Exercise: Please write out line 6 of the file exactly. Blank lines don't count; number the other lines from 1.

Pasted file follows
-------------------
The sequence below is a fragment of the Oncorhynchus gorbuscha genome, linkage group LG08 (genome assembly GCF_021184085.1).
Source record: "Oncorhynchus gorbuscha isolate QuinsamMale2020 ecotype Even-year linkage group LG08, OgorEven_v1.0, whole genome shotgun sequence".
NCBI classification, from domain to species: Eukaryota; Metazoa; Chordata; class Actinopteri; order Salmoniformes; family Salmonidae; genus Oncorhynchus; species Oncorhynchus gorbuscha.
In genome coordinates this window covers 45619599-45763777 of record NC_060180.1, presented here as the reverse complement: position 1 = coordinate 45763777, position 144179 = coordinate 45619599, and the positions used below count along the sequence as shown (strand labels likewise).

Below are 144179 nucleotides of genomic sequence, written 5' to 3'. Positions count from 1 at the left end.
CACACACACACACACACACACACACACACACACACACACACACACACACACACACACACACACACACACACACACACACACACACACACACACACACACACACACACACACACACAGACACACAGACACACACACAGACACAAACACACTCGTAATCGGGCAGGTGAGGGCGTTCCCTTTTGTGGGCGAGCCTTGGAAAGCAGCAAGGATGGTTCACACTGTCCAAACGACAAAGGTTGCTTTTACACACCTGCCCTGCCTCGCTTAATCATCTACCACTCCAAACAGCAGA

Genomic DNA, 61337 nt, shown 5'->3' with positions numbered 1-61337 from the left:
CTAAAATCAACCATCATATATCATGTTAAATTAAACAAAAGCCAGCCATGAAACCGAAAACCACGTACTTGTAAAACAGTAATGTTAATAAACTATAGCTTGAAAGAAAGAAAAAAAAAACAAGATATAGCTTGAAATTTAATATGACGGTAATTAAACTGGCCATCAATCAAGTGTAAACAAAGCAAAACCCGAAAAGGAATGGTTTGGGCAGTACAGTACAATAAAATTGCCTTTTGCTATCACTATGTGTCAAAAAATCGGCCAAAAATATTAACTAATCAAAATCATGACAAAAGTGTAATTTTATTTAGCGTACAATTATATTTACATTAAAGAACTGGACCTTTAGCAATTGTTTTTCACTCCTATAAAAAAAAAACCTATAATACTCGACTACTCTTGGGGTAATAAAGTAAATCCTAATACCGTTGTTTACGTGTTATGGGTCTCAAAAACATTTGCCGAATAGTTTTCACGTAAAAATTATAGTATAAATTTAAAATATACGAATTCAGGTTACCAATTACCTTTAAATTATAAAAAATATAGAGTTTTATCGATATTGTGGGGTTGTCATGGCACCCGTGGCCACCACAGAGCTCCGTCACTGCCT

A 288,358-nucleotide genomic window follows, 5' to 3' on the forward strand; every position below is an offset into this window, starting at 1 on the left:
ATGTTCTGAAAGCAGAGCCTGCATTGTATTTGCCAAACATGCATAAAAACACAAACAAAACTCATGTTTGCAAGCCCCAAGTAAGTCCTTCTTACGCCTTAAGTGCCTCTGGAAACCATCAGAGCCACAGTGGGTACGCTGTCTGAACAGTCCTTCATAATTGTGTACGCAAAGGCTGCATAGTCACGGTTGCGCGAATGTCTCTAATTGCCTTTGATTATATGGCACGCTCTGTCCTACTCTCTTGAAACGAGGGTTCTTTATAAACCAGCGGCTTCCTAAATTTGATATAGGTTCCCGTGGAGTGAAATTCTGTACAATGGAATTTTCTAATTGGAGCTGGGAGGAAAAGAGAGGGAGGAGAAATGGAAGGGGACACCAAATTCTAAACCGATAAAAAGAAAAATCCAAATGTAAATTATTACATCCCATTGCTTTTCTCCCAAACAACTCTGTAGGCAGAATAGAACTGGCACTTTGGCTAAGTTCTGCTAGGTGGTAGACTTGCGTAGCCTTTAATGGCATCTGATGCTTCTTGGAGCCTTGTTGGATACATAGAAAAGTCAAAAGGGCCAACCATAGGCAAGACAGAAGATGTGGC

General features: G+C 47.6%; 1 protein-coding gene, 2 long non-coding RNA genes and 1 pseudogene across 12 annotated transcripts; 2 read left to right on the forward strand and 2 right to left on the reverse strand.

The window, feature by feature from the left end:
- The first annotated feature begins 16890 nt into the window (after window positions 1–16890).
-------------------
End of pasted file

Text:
CACACACACACACACACACACACACACACACACACACACACACACACACACACACACACACACACACACACACACACACACACACACACACACACACACACACACACACACACACAGACACACAGACACACACACAGACACAAACACACTCGTAATCGGGCAGGTGAGGGCGTTCCCTTTTGTGGGCGAGCCTTGGAAAGCAGCAAGGATGGTTCACACTGTCCAAACGACAAAGGTTGCTTTTACACACCTGCCCTGCCTCGCTTAATCATCTACCACTCCAAACAGCAGA